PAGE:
What You Should Know About the CDC Wastewater COVID Testing Program

key takeaways

  • CDC is adding wastewater surveillance data to its COVID-19 data tracker to help provide early signs of rising virus rates in the community.
  • This information can be used to better allocate resources, such as testing locations and hospital supplies.

As Omicron rates in the U.S. drop and states begin to lift mask regulations, public health experts are figuring out how best to remain vigilant against any new outbreaks and variants of COVID-19.

One way is to monitor wastewater in the community. The Centers for Disease Control and Prevention (CDC) recently announced that the agency is expanding its nationwide efforts to detect COVID-19 outbreaks early by examining community wastewater for the virus.

The CDC made the announcement during a conference call with reporters on February 4, 2022.

“Estimates show that 40 to 80 percent of COVID-19 patients shed viral RNA in their feces, making wastewater and sewage an important opportunity to monitor the spread of infection,” said National Health Service team leader Dr. Amy Kirby. CDC’s wastewater monitoring system during the call.

Wastewater is collected by utility workers and then evaluated at state and CDC laboratories.

How wastewater testing can help stop community spread of COVID-19

Kirby said that while the CDC launched the National Wastewater Surveillance System (NWSS) at hundreds of sites in September 2020, it is only now adding wastewater monitoring data to the agency’s COVID data tracker site so people can see it trends in their community.

“The true power of the program will become more apparent in the coming weeks when hundreds of test sites begin submitting data,” Kirby said. “Because increases in wastewater often precede a corresponding increase in clinical cases, wastewater surveillance can serve as an early warning system for the emergence of COVID-19 in the community.”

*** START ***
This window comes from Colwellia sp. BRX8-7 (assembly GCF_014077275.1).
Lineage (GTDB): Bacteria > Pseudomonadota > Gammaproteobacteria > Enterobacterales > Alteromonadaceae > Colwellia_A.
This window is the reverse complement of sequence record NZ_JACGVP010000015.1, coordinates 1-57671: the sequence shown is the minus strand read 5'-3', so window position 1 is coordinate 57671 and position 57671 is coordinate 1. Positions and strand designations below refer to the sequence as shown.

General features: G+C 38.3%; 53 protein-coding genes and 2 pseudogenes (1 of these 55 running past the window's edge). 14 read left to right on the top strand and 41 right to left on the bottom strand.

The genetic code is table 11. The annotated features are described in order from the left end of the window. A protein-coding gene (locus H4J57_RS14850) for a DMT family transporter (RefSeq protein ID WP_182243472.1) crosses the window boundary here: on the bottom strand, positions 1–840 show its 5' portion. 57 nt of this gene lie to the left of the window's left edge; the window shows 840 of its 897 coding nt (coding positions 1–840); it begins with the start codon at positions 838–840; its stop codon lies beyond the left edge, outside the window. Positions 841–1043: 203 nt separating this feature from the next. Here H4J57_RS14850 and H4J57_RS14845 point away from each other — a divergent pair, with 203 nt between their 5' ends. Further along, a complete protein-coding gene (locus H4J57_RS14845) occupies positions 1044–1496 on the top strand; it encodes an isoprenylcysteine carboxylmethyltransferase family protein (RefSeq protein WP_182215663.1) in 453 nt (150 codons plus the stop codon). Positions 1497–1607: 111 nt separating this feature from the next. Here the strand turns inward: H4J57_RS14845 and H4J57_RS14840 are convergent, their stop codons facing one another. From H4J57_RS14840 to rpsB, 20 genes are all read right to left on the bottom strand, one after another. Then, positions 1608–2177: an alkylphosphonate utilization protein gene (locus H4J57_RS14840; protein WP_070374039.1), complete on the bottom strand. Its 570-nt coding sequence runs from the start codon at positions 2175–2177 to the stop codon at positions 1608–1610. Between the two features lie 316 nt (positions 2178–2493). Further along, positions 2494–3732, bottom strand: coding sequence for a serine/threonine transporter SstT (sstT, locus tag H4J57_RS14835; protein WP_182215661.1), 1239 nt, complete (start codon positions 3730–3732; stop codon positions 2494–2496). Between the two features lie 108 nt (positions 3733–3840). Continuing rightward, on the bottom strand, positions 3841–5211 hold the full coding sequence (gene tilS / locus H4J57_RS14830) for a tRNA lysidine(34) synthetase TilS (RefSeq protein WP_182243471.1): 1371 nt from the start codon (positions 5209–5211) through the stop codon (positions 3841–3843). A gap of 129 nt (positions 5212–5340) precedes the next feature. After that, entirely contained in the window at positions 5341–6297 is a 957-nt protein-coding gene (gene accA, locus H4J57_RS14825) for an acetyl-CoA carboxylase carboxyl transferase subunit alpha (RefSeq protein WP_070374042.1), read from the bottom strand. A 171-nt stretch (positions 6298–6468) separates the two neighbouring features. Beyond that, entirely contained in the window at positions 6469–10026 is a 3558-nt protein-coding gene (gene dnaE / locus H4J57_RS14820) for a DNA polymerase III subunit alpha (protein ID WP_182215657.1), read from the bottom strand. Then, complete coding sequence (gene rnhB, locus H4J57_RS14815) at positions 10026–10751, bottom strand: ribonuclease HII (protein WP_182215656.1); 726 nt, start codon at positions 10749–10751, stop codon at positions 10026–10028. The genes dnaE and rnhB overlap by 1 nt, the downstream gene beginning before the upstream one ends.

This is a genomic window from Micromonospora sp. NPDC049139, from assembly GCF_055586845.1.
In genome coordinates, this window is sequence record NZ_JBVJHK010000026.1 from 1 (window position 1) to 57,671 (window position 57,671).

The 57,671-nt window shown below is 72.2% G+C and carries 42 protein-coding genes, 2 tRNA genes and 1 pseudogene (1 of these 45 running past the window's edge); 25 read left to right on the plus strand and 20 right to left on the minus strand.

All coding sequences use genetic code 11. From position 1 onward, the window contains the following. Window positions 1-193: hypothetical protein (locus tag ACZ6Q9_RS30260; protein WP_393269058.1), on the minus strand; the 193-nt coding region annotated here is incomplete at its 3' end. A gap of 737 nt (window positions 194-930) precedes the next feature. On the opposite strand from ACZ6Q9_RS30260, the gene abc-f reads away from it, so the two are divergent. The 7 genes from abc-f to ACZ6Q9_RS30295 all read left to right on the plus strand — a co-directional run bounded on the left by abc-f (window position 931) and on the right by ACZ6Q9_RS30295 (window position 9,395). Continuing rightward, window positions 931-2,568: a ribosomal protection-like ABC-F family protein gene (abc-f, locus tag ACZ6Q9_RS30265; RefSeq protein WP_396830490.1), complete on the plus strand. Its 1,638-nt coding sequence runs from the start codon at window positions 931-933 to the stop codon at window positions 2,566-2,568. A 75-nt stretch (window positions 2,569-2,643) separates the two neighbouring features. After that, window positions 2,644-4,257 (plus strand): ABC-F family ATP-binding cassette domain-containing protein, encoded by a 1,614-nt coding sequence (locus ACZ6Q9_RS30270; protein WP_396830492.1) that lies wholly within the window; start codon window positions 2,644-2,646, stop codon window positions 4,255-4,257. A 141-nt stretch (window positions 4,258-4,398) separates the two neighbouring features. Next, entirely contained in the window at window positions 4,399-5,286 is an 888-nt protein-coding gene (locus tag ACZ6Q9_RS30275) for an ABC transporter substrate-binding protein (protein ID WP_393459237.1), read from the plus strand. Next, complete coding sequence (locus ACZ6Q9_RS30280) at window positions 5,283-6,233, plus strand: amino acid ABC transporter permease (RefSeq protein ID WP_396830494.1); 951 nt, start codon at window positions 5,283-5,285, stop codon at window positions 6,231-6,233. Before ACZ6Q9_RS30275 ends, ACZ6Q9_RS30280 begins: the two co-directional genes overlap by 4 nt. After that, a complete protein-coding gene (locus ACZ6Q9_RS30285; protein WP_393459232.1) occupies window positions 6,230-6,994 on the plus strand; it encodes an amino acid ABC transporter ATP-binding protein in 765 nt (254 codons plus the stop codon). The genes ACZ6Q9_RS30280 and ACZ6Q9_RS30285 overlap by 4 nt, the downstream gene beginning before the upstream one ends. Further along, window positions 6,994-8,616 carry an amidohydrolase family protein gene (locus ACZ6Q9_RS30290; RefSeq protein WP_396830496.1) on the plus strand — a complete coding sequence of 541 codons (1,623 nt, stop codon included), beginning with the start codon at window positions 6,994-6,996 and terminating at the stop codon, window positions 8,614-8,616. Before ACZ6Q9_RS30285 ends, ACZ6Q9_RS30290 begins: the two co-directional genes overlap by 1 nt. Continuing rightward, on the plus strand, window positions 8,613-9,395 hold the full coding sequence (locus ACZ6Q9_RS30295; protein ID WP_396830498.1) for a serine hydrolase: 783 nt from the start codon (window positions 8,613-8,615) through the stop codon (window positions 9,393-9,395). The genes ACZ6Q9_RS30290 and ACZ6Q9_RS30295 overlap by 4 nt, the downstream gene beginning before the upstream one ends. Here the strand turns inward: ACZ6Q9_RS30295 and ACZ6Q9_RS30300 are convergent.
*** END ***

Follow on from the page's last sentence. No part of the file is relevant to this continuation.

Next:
Kirby told reporters that people infected with COVID-19 typically shed large amounts of the virus in their feces early in the infection, but much less as the infection progresses. Infections can be detected even in asymptomatic people, which is why wastewater monitoring is such a valuable tool.

Over the next few months, the CDC expects to have enough sites reporting data to get information on most state, territory and tribal communities.

How Wastewater Testing Improves COVID Response

A key reason why wastewater monitoring is particularly important right now is the increasing turn to at-home kits to test for COVID-19. Their results are not typically reported to state labs, so community levels of COVID-19 may appear lower than they actually are.

Should you report your COVID-19 home test results to your local health department?

Wastewater testing also helps public officials understand where to allocate resources. Public health experts can better understand where to send mobile testing and vaccination sites if COVID-19 is present at a given site.

“We use this information to decide where we will prioritize interventions in areas where wastewater data in certain parts of the city tells us that infection rates are higher,” Dr. Loren Hopkins, chief environmental science officer at the Houston Health Authority, told VigorTip.

“The pattern is that you see an increase in wastewater first, then the positivity rate (of COVID tests), and then the hospitalization rate,” she said. “So wastewater testing is a bellwether of what’s going on.”

what does this mean to you

Wastewater surveillance data is often used by public health staff at the community level, but individuals can find information for their state and many communities on the CDC website. Signs of rising rates can help you decide if you need to be more vigilant about wearing masks, social distancing, and close contact with others.

The information in this article is current as of the date listed, which means that you may have updated information as you read this article. For the latest updates on COVID-19, visit our Coronavirus news page.